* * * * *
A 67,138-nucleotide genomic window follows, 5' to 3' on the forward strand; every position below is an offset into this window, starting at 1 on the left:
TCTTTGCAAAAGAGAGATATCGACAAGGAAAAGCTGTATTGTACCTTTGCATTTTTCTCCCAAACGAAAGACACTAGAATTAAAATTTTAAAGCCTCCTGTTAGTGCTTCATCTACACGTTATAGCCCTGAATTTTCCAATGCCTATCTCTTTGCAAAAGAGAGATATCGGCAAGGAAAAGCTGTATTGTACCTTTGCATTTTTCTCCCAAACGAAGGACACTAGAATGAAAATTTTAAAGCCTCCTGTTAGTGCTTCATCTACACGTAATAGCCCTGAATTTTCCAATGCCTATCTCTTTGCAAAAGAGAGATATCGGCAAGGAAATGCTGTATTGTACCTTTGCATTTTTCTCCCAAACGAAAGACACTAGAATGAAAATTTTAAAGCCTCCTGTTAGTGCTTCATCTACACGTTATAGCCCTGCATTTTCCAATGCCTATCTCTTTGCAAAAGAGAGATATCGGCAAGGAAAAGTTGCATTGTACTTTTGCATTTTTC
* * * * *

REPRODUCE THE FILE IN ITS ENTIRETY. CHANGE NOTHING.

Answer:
A 67,138-nucleotide genomic window follows, 5' to 3' on the forward strand; every position below is an offset into this window, starting at 1 on the left:
TCTTTGCAAAAGAGAGATATCGACAAGGAAAAGCTGTATTGTACCTTTGCATTTTTCTCCCAAACGAAAGACACTAGAATTAAAATTTTAAAGCCTCCTGTTAGTGCTTCATCTACACGTTATAGCCCTGAATTTTCCAATGCCTATCTCTTTGCAAAAGAGAGATATCGGCAAGGAAAAGCTGTATTGTACCTTTGCATTTTTCTCCCAAACGAAGGACACTAGAATGAAAATTTTAAAGCCTCCTGTTAGTGCTTCATCTACACGTAATAGCCCTGAATTTTCCAATGCCTATCTCTTTGCAAAAGAGAGATATCGGCAAGGAAATGCTGTATTGTACCTTTGCATTTTTCTCCCAAACGAAAGACACTAGAATGAAAATTTTAAAGCCTCCTGTTAGTGCTTCATCTACACGTTATAGCCCTGCATTTTCCAATGCCTATCTCTTTGCAAAAGAGAGATATCGGCAAGGAAAAGTTGCATTGTACTTTTGCATTTTTC